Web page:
UCLA Police Shakeup: Chief Reassigned Amid Campus Unrest Response Criticism

UCLA's police chief, John Thomas, has been temporarily reassigned following criticism of the university's handling of a violent mob attack on pro-Palestinian activists. Captain Gawin Gibson is now acting chief. Officials and police were criticized for their response to the disturbance, leading to multiple investigations and congressional hearings.

Reuters | Updated: 23-05-2024 06:40 IST | Created: 23-05-2024 06:40 IST
UCLA Police Shakeup: Chief Reassigned Amid Campus Unrest Response Criticism

The police chief for the University of California at Los Angeles has been removed from his post three weeks after campus officials came under fire for their handling of a violent, overnight mob attack on pro-Palestinian activists encamped at UCLA. John Thomas, who was formally named head of the UCLA police force in January after a year as interim chief, has been "reassigned temporarily, pending an examination of our security processes," Vice Chancellor Mary Osako said in a statement on Wednesday.

Campus police Captain Gawin Gibson was named UCLA's acting chief of police effective on Tuesday, Osako said. Thomas and other university officials, as well as the Los Angeles Police Department, drew sharp criticism for their response to violence that flared at UCLA between pro-Palestinian activists and a group who attacked them late on the night of April 30.

The masked assailants, later described by university officials as "instigators," stormed the tent camp with clubs and poles. A pitched skirmish ensued, with both sides trading blows and dousing each other with pepper spray. The encampment occupants said fireworks were also hurled at them. By all accounts the confrontation continued for at least three hours, into the early morning of May 1, before police moved in and restored order. No arrests were immediately made.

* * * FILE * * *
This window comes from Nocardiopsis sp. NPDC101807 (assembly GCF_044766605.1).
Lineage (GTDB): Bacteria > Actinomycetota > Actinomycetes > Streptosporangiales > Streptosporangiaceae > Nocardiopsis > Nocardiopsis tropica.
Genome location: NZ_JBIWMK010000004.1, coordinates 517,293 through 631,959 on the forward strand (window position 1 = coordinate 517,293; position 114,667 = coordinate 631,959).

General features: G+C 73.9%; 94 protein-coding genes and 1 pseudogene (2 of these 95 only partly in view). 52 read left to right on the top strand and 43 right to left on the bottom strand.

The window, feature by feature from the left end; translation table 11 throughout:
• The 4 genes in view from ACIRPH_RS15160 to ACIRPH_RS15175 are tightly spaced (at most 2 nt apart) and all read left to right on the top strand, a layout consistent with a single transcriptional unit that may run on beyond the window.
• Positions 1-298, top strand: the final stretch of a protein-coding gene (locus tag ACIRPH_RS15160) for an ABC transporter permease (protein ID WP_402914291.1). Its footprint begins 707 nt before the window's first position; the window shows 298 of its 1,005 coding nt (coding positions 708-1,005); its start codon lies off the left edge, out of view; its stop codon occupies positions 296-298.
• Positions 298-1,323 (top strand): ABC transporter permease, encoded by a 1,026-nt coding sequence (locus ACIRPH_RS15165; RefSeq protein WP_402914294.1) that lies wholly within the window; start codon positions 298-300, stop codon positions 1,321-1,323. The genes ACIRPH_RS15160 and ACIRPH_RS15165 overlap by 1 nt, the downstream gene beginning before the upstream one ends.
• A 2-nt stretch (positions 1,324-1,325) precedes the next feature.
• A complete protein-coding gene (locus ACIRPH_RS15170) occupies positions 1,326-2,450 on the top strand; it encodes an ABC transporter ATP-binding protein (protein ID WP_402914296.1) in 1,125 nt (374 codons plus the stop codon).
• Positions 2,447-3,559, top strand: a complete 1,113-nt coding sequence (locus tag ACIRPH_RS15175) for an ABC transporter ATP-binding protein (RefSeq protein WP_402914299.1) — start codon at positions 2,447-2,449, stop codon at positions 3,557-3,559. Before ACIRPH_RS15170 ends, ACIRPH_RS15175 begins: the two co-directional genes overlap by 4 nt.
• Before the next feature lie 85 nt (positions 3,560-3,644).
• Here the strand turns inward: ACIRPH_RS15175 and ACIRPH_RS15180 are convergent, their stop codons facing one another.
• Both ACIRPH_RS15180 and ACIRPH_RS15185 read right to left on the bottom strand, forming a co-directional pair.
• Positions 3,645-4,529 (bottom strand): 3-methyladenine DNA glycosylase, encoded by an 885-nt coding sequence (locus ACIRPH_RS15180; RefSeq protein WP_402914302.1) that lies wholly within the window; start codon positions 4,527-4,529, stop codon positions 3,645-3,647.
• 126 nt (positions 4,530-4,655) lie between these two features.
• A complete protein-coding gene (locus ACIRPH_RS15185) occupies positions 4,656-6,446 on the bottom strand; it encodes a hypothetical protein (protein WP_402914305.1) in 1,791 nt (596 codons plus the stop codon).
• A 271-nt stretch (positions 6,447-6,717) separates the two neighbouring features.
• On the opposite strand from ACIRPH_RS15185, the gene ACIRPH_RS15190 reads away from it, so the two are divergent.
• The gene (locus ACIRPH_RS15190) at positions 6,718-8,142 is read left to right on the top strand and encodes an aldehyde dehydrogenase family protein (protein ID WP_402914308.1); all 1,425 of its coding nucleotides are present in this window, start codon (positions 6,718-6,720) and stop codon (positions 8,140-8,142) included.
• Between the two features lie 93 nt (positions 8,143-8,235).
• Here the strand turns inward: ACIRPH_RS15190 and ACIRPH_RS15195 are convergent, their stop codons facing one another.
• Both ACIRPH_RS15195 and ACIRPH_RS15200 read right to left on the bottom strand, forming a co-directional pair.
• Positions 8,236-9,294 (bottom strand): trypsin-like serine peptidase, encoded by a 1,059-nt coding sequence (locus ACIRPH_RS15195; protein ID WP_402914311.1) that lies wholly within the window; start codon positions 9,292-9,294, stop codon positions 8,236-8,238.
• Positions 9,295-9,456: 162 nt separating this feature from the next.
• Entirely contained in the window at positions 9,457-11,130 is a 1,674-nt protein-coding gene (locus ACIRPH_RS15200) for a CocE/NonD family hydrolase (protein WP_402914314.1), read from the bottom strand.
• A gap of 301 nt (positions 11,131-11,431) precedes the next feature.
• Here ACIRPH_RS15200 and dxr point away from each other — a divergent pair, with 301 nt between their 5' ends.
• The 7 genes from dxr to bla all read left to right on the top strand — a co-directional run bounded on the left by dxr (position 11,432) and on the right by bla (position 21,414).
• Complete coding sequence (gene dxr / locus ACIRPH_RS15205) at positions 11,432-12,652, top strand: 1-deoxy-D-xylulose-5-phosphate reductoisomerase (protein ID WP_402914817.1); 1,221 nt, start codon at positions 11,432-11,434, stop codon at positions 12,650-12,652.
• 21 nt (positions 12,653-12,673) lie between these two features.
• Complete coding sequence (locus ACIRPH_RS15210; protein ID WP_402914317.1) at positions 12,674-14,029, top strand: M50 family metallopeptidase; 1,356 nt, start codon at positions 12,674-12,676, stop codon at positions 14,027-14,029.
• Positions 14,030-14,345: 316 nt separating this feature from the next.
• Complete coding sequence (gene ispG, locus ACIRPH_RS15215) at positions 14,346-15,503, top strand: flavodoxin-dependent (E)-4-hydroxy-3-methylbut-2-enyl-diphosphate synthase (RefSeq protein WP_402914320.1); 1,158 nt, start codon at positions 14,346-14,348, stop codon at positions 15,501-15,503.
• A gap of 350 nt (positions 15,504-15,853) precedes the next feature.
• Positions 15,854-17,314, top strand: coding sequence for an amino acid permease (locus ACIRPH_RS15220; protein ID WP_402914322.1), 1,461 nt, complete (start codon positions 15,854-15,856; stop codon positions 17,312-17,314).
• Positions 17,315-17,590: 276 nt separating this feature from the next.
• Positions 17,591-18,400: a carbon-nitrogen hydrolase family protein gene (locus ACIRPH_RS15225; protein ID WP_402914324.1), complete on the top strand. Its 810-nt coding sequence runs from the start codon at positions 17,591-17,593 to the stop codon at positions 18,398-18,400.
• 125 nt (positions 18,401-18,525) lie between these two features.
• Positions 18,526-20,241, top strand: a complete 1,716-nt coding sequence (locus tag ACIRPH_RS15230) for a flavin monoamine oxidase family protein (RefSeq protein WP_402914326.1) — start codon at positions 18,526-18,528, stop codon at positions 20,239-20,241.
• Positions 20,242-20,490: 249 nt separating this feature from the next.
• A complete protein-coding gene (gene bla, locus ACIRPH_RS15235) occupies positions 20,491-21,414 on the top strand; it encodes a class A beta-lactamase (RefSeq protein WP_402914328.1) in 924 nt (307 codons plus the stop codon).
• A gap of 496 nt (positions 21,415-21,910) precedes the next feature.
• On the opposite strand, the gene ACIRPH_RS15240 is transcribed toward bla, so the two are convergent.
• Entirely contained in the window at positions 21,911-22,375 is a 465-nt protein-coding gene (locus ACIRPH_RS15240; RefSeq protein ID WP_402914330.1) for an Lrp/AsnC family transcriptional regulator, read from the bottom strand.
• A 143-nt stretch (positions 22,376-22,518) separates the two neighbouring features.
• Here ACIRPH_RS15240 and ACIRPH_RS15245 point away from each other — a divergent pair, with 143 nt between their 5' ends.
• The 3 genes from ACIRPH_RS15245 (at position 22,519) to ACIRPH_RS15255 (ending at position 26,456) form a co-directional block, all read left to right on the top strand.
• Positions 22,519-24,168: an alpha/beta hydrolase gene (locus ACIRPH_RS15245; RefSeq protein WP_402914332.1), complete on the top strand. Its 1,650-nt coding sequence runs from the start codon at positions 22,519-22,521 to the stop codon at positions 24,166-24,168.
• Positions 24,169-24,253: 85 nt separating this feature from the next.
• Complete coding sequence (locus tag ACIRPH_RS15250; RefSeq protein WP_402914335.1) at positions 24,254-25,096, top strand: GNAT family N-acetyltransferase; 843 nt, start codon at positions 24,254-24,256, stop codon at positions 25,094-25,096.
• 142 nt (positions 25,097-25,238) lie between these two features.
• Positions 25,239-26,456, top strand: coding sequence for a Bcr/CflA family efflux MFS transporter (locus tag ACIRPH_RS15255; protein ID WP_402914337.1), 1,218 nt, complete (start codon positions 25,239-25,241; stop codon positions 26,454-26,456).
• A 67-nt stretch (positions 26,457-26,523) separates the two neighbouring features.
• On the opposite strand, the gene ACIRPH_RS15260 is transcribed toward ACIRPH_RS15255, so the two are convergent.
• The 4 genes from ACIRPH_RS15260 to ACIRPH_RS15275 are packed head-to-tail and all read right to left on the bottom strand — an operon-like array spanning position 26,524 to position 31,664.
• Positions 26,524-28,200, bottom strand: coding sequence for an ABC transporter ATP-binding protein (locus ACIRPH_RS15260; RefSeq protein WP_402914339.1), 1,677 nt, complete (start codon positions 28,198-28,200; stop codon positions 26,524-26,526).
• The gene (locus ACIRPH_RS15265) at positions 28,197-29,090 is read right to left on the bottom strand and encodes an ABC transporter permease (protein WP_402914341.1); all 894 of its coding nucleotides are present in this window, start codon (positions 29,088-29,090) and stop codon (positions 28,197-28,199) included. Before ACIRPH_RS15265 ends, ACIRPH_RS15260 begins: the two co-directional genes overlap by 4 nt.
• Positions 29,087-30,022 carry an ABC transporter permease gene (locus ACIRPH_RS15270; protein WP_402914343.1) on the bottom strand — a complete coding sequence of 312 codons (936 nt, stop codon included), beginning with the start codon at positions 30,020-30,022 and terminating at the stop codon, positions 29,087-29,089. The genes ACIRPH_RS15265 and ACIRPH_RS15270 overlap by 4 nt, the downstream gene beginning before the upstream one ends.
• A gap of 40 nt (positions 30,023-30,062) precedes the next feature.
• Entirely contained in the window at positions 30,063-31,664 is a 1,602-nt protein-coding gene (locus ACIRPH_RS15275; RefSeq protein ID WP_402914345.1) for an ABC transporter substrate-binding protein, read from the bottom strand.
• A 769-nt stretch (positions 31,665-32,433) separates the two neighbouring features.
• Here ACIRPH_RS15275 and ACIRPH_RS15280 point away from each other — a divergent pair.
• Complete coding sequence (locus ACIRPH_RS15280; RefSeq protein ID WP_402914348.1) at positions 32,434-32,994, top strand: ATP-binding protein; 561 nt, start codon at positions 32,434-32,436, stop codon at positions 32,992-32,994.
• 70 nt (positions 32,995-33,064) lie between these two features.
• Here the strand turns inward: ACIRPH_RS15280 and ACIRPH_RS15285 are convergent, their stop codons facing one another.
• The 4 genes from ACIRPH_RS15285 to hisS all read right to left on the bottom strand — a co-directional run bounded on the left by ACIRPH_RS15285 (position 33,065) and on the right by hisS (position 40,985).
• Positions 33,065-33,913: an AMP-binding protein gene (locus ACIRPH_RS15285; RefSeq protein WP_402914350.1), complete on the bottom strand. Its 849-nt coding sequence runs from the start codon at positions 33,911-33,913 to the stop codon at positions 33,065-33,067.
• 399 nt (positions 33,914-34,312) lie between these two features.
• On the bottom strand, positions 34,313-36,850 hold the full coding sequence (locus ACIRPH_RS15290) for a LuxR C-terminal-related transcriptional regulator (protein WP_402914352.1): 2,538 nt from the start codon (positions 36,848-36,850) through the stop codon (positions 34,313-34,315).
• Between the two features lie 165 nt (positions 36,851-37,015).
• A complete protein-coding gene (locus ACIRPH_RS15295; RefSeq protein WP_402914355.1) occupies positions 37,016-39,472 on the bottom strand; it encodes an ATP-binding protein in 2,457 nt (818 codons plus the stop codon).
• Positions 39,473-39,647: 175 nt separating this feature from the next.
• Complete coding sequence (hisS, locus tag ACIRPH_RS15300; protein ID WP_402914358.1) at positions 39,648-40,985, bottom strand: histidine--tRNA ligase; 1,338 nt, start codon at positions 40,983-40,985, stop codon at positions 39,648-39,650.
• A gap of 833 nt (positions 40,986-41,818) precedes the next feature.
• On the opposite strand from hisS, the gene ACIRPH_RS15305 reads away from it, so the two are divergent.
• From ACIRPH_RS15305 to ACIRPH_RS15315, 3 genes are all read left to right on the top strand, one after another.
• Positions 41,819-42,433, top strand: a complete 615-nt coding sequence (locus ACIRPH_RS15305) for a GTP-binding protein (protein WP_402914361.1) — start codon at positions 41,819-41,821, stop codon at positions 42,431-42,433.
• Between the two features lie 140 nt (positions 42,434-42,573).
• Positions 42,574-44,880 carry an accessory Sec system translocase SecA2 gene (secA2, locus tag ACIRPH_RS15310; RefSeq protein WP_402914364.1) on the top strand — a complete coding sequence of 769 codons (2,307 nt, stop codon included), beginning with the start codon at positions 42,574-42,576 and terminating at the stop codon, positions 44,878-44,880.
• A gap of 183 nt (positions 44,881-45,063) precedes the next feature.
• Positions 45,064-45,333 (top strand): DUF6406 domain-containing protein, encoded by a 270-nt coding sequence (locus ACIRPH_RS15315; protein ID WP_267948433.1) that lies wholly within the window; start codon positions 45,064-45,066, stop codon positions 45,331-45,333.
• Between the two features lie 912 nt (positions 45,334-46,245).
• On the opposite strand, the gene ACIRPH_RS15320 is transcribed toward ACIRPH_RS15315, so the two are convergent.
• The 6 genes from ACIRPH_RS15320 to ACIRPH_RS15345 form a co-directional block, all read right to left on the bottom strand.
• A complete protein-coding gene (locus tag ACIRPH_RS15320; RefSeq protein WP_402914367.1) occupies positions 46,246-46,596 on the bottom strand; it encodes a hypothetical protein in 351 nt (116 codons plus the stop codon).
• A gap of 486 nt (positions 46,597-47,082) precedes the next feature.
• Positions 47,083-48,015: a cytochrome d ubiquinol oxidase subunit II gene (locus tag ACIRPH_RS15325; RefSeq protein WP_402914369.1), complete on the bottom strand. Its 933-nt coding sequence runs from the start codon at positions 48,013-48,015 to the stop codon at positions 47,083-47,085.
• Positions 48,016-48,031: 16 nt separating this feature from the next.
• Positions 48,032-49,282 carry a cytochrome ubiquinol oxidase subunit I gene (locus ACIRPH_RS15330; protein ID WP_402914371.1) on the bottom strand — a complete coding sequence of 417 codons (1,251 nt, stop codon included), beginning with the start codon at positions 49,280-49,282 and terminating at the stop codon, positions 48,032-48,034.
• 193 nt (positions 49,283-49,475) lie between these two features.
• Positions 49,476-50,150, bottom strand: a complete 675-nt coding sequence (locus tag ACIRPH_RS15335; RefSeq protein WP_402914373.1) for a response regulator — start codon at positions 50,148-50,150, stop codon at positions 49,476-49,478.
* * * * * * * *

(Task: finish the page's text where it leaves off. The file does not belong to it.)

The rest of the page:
A spokesperson for California Governor Gavin Newsom later criticized the "limited and delayed campus law enforcement response" to the unrest as "unacceptable." Newsom himself and Los Angeles Mayor Karen Bass each issued statements condemning the violence and calling for an investigation.

The following night, hundreds of state and local police officers raided the encampment and removed the tents, arresting 210 people. The two days of disturbances thrust UCLA to the center of mounting weeks of tensions at dozens of U.S. college campuses, where protests of Israel's conduct of its war in Gaza led to students clashing with each other and with law enforcement.

Campus activists protesting the dire humanitarian crisis faced by Palestinians in Gaza have been accused by pro-Israel supporters of fomenting antisemitism and creating a hostile environment for Jews. The pro-Palestinian side, including many Jews, counter that political opponents have unfairly equated their message of support for human rights and condemnation of the Israeli government with anti-Jewish hatred.

Days after the UCLA upheaval, university officials said a panel of outside experts would conduct a broad review of campus security operations and law enforcement's response to the incident. UCLA Chancellor Gene Block announced a separate investigation to identify and arrest perpetrators of the melee. Reacting to Thomas' removal, the police union representing 250 officers who patrol all 10 UC campuses issued a statement questioning whether university administrators had followed existing protest and crowd-control protocols.

"The UCLA administration owns the failure of any protest response, and the public should reject their attempts to shift blame to law enforcement," said Wade Stern, president of the Federated University Peace Officers Association. The UCLA police shakeup came as Block prepared to testify before a U.S. House of Representatives committee, the latest in a series of congressional hearings called by Republicans to focus on campus unrest and allegations of antisemitism stemming from pro-Palestinian protests.

The presidents of Rutgers and Northwestern universities are also due to appear for Thursday's hearing.

(This story has not been edited by Devdiscourse staff and is auto-generated from a syndicated feed.)

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